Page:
I woke up yesterday looking forward to an exciting, fun, joyful day. It was the day of my company’s annual Christmas Rally here in Taipei. I was looking forward to greeting the audience as they came in, chatting with them and learning about them, and watching the show, which is usually spectacular.
As I waited for my mind to fully wake up, I wandered into the living room to see if any of my housemates were awake. Sure enough one was sitting on the couch. But the look of shocked concern on her face stopped me in my tracks. “Did you hear the news?”
“There was a school shooting in Connecticut.” The name of my home state drove all sleepiness from my mind as I felt the muscles in my chest clenching. Sitting down, I glanced at the TV report. I think I read the heading two or three times, spelling it out in my head to be sure it said “Newtown” and not “Newington.” With a modicum of relief I realized my family and friends were probably safe.
I numbly sat and watched the news report, but it wasn’t until several hours later that I felt the full effects of what happened. I flopped down on my bed and cried. The high number of deaths, the fact that it seems like no one had been wounded but survived, the fact that I could not think of any possible motive, the young age of the vast majority of the victims and the timing during a season that is a supposed to be a time of joy celebrated with family combined into a towering mass of evil that I just couldn’t take in.
Sprinkled in with my mourning was a recurring question about my own situation: “How will I be able to greet people cheerfully at the Christmas Rally?” It felt somehow inappropriate to be celebrating, wearing sparkly clothing and grinning at people coming to our show when so many people were mourning this senseless violence. But then I realized that I had it backwards. Events like this are exactly why Christmas is worth celebrating.
The reason for this is best explained by a story, not the one that began two thousand years ago in a stable in Bethlehem, but the one that began much earlier in a garden called Eden. The world, as God first formed it was a paradise – a glorious, unblemished landscape, delicate flowers in thousands of colors, a sky full of stars with no pollution to block them, all seen with eyes that were probably keener than our eyes today and received with hearts that celebrated them as signs of the deep love of our Creator. The relationships between people, the world and God were a smooth, harmonious dance. There was no sickness, no death, no evil, no hate. The Hebrew word for this is shalom. Usually translated as peace, it actually refers to far more than the English word “peace.” It means wholeness, abundance and flourishing, all of which were present in the world as it was first made.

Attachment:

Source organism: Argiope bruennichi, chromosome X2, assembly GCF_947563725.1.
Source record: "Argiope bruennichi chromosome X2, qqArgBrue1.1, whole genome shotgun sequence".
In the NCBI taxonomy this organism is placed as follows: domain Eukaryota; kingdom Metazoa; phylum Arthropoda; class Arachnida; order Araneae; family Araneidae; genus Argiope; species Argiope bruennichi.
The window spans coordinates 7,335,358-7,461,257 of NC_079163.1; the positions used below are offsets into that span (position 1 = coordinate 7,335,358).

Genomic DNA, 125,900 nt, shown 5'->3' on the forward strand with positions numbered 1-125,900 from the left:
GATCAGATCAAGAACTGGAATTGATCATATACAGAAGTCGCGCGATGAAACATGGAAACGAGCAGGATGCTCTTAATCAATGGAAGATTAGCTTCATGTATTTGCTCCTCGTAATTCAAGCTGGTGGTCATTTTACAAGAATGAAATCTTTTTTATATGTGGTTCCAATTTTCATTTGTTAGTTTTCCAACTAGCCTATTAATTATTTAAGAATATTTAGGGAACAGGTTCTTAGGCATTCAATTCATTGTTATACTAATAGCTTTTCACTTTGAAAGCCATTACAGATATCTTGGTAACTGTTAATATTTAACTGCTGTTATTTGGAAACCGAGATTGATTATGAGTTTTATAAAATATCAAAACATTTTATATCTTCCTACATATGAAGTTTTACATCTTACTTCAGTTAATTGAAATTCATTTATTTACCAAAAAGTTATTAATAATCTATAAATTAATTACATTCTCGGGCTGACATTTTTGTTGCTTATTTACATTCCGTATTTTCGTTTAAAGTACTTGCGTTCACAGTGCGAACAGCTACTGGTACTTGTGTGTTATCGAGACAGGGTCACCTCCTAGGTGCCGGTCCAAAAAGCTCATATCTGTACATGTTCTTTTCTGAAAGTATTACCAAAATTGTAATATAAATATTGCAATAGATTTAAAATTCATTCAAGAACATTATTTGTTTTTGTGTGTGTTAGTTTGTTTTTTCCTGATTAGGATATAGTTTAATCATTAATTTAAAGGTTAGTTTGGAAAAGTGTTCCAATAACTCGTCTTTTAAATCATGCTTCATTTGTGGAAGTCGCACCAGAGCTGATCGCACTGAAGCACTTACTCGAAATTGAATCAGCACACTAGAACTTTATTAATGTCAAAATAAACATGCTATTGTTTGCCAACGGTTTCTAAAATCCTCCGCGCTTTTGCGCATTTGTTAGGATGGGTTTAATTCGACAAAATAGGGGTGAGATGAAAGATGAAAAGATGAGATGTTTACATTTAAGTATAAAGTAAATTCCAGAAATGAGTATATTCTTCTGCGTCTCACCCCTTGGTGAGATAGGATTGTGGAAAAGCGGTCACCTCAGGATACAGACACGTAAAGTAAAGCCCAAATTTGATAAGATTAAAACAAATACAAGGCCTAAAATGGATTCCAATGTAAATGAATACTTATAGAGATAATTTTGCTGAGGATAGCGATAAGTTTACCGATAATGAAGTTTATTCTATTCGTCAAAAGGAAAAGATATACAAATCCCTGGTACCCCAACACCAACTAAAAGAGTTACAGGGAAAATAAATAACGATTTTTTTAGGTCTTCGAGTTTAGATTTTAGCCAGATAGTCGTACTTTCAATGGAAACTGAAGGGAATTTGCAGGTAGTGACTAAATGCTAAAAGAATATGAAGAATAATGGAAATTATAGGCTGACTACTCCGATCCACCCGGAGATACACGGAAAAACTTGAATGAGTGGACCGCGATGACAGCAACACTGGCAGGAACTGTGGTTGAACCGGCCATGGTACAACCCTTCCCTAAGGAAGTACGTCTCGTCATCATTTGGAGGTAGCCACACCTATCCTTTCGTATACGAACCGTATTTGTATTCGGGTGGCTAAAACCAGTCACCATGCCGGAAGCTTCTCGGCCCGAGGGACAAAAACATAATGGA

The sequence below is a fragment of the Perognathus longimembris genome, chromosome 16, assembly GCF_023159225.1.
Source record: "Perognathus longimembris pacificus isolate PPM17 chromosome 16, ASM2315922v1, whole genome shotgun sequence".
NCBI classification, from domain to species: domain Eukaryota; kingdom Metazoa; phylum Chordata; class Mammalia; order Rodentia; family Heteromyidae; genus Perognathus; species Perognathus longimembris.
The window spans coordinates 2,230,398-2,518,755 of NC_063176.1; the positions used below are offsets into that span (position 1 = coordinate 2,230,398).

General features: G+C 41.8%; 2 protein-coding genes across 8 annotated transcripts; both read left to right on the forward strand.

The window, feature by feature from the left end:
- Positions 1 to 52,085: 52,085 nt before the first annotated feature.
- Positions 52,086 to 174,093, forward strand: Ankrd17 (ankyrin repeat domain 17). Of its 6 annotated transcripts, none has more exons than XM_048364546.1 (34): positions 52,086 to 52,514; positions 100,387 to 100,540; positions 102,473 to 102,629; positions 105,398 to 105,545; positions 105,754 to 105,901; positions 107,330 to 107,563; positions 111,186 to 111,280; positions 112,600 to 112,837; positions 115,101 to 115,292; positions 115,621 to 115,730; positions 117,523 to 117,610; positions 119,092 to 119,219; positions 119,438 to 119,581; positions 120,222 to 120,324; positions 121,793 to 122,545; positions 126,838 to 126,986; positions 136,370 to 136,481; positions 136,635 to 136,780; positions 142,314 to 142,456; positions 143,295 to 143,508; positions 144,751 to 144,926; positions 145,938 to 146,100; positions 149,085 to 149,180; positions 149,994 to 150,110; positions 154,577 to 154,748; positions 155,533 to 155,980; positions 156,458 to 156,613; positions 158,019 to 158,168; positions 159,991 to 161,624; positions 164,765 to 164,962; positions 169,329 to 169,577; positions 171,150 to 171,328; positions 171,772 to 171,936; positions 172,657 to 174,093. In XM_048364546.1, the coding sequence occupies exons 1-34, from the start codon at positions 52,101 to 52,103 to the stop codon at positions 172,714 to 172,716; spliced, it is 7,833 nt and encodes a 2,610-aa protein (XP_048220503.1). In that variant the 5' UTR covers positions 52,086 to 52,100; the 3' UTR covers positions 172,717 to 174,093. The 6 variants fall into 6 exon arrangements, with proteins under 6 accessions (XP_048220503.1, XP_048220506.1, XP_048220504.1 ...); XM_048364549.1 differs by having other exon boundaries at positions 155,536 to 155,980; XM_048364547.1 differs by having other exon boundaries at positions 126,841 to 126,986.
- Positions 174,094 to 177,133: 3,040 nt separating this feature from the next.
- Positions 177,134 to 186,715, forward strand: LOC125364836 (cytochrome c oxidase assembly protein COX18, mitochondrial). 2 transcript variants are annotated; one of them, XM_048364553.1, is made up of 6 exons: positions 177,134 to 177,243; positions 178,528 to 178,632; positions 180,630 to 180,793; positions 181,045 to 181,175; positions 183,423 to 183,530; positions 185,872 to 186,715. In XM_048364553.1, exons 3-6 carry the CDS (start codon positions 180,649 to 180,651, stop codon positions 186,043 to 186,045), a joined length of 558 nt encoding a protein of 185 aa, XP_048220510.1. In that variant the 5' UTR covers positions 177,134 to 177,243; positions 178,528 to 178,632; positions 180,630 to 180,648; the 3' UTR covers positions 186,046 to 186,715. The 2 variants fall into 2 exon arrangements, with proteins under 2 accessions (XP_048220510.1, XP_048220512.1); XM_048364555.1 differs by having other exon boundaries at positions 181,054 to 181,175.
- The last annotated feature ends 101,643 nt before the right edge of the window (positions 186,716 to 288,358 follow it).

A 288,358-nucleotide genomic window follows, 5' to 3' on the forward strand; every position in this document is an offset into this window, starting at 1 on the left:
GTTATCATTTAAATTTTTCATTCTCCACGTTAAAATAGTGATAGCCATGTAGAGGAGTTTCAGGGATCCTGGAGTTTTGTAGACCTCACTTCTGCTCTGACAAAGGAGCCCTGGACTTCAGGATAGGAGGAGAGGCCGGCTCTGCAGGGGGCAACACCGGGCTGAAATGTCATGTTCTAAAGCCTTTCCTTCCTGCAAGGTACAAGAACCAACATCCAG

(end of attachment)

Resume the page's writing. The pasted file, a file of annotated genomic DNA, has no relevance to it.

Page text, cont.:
Of course, that’s not how we experience the world now, and the reason for that is that people choose to turn away from God. We’ve all felt the effects of sin this weekend, far more deeply than anything I could conjure up with language. And the tragedy in Newtown is just one of millions of manifestations, big and small, of the way our world is broken. Conflict in families, war, prejudice, greed, disease, bullying, natural disasters, etc. all show how far from shalom this world is. The world is broken, and we broke it.
But now, we finally get to that Bethlehem stable. Christmas is a celebration of God stepping into this broken world and living among us. He experienced all kinds of evil during His life – including narrowly escaping from a mass killing of children. And in the end, He bore the worst consequences of our sin, taking the punishment for all breakers of shalom. But He rose from the dead, proving that the seemingly senseless killing of Jesus, the one truly innocent person, succeeded in putting shalom back together, starting with the hearts of His followers and spreading outward into the whole world.
Traditionally, the weeks leading up to Christmas are also a time when Christians wait for Jesus to return to Earth and restore shalom to the whole world. The mourning we share today is one of many reminders that this hasn’t happened yet – but the promise of Christmas is that it will. Even though God’s people had to wait for thousands of years, God did come to save them. His kingdom is established, and though things may look bad now, it will ultimately triumph.
I left for the Christmas rally yesterday with what I can only call joy. Not bubbling happiness or excitement, but a calm, steady delight in the knowledge that this night will pass. I felt the sorrow (and still do) but this vein of deep sadness actually strengthened the hope that I have a savior powerful enough to overcome even horrific evil like this. That is the only thing that makes any Christmas worth celebrating.
If any friends, family or survivors of the Sandy Hook shooting are reading this, I offer my sympathy and condolences. Please know that you are in my thoughts and prayers.